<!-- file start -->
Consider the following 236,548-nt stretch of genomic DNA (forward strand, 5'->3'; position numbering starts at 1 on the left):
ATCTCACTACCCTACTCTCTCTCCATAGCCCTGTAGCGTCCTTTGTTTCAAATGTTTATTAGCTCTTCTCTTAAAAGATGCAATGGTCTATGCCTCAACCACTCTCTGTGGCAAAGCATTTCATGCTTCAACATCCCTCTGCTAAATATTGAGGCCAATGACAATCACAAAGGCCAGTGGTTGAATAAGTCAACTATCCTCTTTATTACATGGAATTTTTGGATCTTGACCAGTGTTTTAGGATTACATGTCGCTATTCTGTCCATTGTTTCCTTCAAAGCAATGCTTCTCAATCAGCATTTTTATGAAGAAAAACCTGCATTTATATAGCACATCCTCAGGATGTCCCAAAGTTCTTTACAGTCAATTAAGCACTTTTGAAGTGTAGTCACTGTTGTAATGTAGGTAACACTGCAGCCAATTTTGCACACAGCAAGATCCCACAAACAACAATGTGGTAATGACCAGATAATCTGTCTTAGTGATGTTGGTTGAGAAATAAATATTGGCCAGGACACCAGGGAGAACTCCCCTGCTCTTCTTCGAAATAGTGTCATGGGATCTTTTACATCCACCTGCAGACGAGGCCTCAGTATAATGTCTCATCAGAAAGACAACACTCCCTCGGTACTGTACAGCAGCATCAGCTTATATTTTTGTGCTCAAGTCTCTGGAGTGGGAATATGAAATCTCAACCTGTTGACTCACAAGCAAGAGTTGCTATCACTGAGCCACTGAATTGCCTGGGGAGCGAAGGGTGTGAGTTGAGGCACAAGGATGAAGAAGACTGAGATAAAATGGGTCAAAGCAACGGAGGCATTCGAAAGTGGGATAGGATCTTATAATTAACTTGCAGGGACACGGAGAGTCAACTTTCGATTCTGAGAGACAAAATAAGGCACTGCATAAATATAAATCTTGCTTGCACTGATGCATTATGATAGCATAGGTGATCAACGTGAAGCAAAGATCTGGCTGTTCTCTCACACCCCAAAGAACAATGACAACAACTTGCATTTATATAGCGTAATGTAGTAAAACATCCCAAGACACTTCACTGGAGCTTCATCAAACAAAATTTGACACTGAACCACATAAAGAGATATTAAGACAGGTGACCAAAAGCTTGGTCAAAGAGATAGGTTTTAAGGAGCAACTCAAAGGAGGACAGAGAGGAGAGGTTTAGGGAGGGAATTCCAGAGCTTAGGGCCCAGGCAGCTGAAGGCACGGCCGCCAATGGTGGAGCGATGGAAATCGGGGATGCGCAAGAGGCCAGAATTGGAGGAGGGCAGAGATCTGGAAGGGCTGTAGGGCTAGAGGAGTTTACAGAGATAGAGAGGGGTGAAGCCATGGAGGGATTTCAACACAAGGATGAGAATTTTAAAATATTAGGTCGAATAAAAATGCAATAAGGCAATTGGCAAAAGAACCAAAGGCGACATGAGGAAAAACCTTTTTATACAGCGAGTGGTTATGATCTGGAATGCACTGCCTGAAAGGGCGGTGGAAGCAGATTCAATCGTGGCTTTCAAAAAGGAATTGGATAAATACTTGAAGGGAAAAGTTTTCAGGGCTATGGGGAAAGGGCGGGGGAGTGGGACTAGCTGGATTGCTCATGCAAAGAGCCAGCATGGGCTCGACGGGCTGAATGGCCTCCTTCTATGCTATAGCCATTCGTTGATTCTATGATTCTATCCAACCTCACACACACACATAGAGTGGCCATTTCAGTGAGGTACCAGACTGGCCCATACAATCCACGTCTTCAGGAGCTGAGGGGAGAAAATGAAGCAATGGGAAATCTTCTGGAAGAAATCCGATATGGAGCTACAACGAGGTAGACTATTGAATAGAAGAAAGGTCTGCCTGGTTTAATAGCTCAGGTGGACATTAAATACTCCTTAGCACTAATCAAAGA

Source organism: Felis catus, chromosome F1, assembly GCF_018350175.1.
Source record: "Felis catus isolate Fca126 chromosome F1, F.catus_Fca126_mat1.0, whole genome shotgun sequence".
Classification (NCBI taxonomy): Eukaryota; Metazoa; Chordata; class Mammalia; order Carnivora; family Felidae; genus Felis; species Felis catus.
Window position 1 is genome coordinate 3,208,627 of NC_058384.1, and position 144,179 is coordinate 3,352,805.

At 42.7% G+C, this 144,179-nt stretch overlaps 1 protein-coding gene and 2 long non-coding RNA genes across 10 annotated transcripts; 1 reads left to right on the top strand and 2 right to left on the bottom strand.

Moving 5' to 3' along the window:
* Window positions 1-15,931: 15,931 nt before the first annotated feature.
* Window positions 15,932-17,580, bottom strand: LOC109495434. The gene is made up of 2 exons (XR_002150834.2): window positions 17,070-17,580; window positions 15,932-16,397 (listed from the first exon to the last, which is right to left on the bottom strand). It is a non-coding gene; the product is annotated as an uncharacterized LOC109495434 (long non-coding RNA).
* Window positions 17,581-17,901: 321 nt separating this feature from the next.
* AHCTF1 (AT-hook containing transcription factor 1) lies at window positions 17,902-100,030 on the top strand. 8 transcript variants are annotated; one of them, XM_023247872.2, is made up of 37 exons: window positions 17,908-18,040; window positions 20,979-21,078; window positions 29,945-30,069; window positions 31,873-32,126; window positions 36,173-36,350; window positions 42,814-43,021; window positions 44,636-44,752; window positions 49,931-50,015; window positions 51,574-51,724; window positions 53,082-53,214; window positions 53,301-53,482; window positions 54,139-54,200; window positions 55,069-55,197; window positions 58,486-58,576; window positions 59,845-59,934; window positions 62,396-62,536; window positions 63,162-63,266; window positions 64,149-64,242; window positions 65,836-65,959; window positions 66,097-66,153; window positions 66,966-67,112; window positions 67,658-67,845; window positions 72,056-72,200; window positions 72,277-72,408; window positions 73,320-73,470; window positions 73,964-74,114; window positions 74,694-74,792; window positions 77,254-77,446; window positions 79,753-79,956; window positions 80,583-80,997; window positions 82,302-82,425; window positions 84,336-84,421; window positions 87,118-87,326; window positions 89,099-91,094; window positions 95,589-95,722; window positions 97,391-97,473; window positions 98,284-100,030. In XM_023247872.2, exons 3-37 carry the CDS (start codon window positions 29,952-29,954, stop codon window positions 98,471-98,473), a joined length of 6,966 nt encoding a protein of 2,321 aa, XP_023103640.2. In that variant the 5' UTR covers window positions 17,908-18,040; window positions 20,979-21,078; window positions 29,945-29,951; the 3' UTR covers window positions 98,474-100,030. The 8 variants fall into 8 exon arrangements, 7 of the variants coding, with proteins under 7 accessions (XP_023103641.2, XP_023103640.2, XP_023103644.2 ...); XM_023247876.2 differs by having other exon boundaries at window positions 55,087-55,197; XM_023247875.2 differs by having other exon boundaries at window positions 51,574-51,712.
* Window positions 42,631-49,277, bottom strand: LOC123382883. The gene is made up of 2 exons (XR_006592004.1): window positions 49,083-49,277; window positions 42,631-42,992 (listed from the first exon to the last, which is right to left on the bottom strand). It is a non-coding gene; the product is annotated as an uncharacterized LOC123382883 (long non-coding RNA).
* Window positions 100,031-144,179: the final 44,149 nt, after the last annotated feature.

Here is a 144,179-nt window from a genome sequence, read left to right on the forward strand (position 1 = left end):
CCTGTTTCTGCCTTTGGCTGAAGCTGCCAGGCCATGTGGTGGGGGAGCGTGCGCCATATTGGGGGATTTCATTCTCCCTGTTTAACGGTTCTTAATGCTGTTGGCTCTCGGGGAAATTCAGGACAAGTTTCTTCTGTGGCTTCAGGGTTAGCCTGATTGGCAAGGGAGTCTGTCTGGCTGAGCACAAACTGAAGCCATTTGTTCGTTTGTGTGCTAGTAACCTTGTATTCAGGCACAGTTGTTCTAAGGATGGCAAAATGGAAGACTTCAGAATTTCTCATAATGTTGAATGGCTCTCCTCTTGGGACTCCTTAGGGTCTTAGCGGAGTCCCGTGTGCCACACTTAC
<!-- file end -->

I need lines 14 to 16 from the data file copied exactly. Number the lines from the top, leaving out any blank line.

* Window positions 100,031-144,179: the final 44,149 nt, after the last annotated feature.

Here is a 144,179-nt window from a genome sequence, read left to right on the forward strand (position 1 = left end):
CCTGTTTCTGCCTTTGGCTGAAGCTGCCAGGCCATGTGGTGGGGGAGCGTGCGCCATATTGGGGGATTTCATTCTCCCTGTTTAACGGTTCTTAATGCTGTTGGCTCTCGGGGAAATTCAGGACAAGTTTCTTCTGTGGCTTCAGGGTTAGCCTGATTGGCAAGGGAGTCTGTCTGGCTGAGCACAAACTGAAGCCATTTGTTCGTTTGTGTGCTAGTAACCTTGTATTCAGGCACAGTTGTTCTAAGGATGGCAAAATGGAAGACTTCAGAATTTCTCATAATGTTGAATGGCTCTCCTCTTGGGACTCCTTAGGGTCTTAGCGGAGTCCCGTGTGCCACACTTAC